Ontario court upholds LSUC’s denial of TWU accreditation

The Ontario Divisional Court has upheld a decision by the Law Society of Upper Canada not to accredit Trinity Western University’s planned law school .

The Divisional Court ruled this case involved “different facts, a different statutory regime, and a fundamentally different question” from one that went to the SCC in 2001.LSUC benchers voted in April 2014 not to accredit the law school proposed by TWU, a British Columbia-based evangelical Christian university, because of its community covenant that asks students to refrain from “sexual intimacy that violates the sacredness of marriage between a man and a woman,” a stipulation critics argue is discriminatory against LGBTQ individuals. But the university appealed to Divisional Court for a judicial review of the law society’s decision.

The three-person Divisional Court panel, however, agreed that TWU’s policy was discriminatory.

“The effect of the Community Covenant is to exclude certain persons from eligibility for all of the spaces available at TWU’s law school,” Thursday’s ruling states. “That reduces their opportunities for acceptance to law school in comparison with all other persons, and it does so on a discriminatory basis.”

A key element of TWU’s case was a precedent the university argued was set in the 2001 Supreme Court of Canada ruling Trinity Western University v. British Columbia College of Teachers.

In that ruling, the Supreme Court reversed a decision by the B.C. College of Teachers not to accredit the university’s teacher training program. According to the court, there was no evidence the university’s graduates would be more likely to act in a discriminatory way while teaching students.

This Divisional Court panel, consisting of Associate Chief Justice Frank Marrocco, and justices Edward Then and Ian Nordheimer, ruled this case involved “different facts, a different statutory regime, and a fundamentally different question.”

The College of Teachers, according to the panel, was mandated solely to “the setting of standards for the education, professional responsibility and competence of its members,” whereas LSUC’s mandate is wider, involving “a much broader spectrum of considerations with respect to the public interest.”

The decision also states, the evidence in the earlier case did not show that anyone had actually been denied admission to the university’s teacher’s program because they had refused to sign a document like the community covenant.

In reaching its decision, the Divisional Court had to decide whether the LSUC properly weighed a balance of Charter rights.

“On one side, there is the right of the applicants to freedom of religion including their right to operate a law school designed for persons who share a common religious belief,” says the ruling. “On the other side, there are the rights of the members of the respondent, both current and future, to equal access, on a merit basis, to membership that the respondent, consistent with its history, has a duty to protect.”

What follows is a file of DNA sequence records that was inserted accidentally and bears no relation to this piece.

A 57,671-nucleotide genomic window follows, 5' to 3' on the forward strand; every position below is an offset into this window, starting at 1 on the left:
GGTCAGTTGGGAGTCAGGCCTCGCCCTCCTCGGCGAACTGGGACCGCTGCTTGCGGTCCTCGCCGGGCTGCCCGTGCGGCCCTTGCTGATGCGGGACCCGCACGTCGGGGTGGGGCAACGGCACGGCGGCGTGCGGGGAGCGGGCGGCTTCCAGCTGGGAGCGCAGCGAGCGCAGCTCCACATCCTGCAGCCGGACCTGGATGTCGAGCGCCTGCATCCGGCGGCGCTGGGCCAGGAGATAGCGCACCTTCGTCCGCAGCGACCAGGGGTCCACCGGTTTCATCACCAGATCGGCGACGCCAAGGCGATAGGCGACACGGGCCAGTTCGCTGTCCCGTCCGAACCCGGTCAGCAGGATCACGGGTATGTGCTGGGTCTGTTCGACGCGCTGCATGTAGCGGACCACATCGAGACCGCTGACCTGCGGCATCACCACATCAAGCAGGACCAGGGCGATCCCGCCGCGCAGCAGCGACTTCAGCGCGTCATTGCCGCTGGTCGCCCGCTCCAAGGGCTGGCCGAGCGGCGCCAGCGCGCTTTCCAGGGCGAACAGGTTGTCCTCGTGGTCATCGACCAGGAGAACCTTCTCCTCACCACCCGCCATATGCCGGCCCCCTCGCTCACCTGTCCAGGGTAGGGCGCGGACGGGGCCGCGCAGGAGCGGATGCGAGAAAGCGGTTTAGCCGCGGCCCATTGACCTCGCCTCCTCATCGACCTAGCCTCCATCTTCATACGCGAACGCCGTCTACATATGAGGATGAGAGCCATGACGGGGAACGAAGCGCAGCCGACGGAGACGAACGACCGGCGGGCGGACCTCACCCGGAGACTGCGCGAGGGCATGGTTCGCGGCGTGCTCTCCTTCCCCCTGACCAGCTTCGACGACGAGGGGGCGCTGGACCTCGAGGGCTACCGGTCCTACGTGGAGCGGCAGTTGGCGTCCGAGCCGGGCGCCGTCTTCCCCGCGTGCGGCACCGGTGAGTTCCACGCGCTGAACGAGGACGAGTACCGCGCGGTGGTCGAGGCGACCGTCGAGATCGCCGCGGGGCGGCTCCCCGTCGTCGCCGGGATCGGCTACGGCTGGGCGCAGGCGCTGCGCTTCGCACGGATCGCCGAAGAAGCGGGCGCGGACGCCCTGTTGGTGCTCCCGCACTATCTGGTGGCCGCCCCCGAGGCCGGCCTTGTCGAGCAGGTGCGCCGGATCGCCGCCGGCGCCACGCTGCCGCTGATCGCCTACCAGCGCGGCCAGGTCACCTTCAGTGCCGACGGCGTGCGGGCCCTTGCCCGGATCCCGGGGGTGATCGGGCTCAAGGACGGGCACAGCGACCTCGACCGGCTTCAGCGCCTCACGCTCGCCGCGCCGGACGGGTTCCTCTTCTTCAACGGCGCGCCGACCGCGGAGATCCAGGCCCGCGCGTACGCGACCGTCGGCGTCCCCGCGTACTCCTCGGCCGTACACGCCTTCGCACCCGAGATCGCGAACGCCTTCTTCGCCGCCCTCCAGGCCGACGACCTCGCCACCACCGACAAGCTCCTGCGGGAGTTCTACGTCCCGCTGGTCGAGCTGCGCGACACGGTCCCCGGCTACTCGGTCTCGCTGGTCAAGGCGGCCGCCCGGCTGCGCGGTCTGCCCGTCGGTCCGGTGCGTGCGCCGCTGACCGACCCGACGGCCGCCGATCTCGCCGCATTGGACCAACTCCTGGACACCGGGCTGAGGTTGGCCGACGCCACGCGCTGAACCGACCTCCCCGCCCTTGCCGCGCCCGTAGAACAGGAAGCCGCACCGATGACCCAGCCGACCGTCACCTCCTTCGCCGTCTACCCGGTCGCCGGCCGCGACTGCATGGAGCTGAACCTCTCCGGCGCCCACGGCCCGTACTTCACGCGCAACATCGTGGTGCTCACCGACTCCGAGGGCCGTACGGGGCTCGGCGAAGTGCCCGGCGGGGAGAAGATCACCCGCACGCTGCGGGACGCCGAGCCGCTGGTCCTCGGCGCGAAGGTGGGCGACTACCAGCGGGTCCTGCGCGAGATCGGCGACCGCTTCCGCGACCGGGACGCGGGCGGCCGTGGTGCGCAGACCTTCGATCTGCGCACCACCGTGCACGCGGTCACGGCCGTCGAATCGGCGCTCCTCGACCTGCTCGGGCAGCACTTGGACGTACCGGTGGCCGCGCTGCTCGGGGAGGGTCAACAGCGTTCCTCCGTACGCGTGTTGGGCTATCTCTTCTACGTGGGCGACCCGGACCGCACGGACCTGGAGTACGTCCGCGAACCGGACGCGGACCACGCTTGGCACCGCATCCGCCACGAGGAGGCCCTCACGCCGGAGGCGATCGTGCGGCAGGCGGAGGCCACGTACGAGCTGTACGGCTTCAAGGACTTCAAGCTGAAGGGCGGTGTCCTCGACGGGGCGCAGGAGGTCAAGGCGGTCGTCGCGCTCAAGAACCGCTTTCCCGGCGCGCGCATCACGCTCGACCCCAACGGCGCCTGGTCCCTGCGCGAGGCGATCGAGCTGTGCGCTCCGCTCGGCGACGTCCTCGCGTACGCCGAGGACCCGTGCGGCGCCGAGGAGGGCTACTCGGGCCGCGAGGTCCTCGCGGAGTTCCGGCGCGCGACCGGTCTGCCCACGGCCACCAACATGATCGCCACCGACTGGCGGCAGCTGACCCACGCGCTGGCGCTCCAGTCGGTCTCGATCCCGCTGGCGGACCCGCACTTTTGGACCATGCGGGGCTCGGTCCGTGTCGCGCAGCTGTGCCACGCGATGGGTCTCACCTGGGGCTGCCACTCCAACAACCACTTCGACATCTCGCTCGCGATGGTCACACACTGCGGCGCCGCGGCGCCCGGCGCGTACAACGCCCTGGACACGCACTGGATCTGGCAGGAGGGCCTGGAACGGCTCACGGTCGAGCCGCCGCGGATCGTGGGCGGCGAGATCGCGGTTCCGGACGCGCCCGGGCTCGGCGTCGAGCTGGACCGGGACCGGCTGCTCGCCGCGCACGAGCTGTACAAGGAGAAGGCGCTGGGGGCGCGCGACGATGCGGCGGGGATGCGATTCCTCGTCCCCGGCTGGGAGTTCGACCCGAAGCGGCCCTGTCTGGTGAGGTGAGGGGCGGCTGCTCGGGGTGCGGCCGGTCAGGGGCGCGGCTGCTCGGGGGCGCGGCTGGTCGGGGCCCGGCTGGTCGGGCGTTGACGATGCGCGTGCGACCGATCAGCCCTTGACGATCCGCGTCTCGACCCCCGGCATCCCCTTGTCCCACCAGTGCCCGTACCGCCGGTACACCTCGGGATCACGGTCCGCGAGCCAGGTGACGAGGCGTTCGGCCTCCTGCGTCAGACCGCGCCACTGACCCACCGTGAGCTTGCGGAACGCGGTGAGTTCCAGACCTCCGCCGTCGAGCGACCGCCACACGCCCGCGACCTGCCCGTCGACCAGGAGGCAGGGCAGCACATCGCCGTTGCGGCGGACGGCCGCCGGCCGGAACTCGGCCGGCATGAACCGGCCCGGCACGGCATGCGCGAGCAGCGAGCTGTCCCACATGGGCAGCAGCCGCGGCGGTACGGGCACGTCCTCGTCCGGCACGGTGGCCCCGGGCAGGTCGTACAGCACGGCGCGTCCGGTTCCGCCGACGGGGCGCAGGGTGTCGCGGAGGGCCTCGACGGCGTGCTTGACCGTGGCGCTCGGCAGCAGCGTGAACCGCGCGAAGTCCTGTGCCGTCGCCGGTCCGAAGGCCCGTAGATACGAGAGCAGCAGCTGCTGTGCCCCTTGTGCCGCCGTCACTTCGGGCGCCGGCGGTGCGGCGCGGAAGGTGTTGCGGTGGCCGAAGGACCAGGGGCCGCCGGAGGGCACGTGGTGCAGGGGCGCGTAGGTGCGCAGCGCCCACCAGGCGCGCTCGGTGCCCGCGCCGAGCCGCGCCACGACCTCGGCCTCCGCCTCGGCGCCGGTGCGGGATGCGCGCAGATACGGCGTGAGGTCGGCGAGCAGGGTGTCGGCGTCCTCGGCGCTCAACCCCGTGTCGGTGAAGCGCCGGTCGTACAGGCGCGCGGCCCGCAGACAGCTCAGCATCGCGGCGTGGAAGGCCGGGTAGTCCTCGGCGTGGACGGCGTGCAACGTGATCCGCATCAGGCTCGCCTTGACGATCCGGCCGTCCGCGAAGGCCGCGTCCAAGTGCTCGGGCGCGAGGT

To attend the law school, TWU students “must sign a document in which they agree to essentially bury a crucial component of their very identity” since “it is accepted that sexual conduct is an integral part of a person’s very identity,” it says.

But the LSUC’s decision not to accredit TWU’s law school has less of an impact on religious rights than it does on the university’s ability to make money, the judges ruled.

Refusing accreditation to the school, the decision states, “does not, in fact, preclude TWU from opening a law school,” despite TWU’s argument that it would not open the school without accreditation from LSUC, and “while . . . there is a degree of interference with religious beliefs, should that result occur . . . the motivating force not to open the law school appears to be more economic than it is religious.

“What TWU would then be essentially saying is that it not only wishes to operate its law school in a particular way in order to advance its religious beliefs, but that it will only do so if it is guaranteed access to the single largest market for law school graduates.”

Douglas Judson, director of Out on Bay Street, an LGBTQ advocacy group that intervened in the case, hails the decision.

“It reflects a number of the things we’ve been saying on this matter all along,” he says. For example, “that there’s no real reasonable religious entitlement to only be educated in the company of people who share your religious beliefs, and that sort of objective wouldn’t outweigh the equality entitlement of LGBTQ people to have access to legal practice.

“As you can imagine, we’re optimistic about where this ends up,” he says. “I don’t anticipate that the issue is completely over or resolved at this stage, but this is obviously a very positive signal from the court.”

LSUC Treasurer Janet Minor says she hopes the ruling will influence other cases involving the law school now underway in Nova Scotia and British Columbia.

“We would be hopeful that they would look at this as a strong decision to take into account, but it’s not binding on other provinces.”

In a news release, TWU said it planned to appeal the decision as soon as possible.

“The Court’s finding that there has been a breach of religious freedom rights in this case is critically important,” said TWU spokesman Guy Saffold. “The court’s ultimate decision against TWU is starkly at odds with the Supreme Court of Canada’s 2001 decision directing approval of TWU’s teacher education program. It points a knife at the freedom of faith communities across Canada to hold and practise their beliefs.”

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